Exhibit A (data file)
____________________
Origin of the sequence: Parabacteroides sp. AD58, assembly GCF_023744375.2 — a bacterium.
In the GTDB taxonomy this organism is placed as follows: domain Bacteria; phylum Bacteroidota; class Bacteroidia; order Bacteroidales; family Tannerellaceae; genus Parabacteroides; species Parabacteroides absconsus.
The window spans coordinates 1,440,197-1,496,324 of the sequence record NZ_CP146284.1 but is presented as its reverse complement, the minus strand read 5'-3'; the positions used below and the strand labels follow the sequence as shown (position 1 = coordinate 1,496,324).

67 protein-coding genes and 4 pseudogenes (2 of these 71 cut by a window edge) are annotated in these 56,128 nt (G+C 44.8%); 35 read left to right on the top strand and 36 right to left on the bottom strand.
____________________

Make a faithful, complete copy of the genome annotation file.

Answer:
Origin of the sequence: Parabacteroides sp. AD58, assembly GCF_023744375.2 — a bacterium.
In the GTDB taxonomy this organism is placed as follows: domain Bacteria; phylum Bacteroidota; class Bacteroidia; order Bacteroidales; family Tannerellaceae; genus Parabacteroides; species Parabacteroides absconsus.
The window spans coordinates 1,440,197-1,496,324 of the sequence record NZ_CP146284.1 but is presented as its reverse complement, the minus strand read 5'-3'; the positions used below and the strand labels follow the sequence as shown (position 1 = coordinate 1,496,324).

67 protein-coding genes and 4 pseudogenes (2 of these 71 cut by a window edge) are annotated in these 56,128 nt (G+C 44.8%); 35 read left to right on the top strand and 36 right to left on the bottom strand.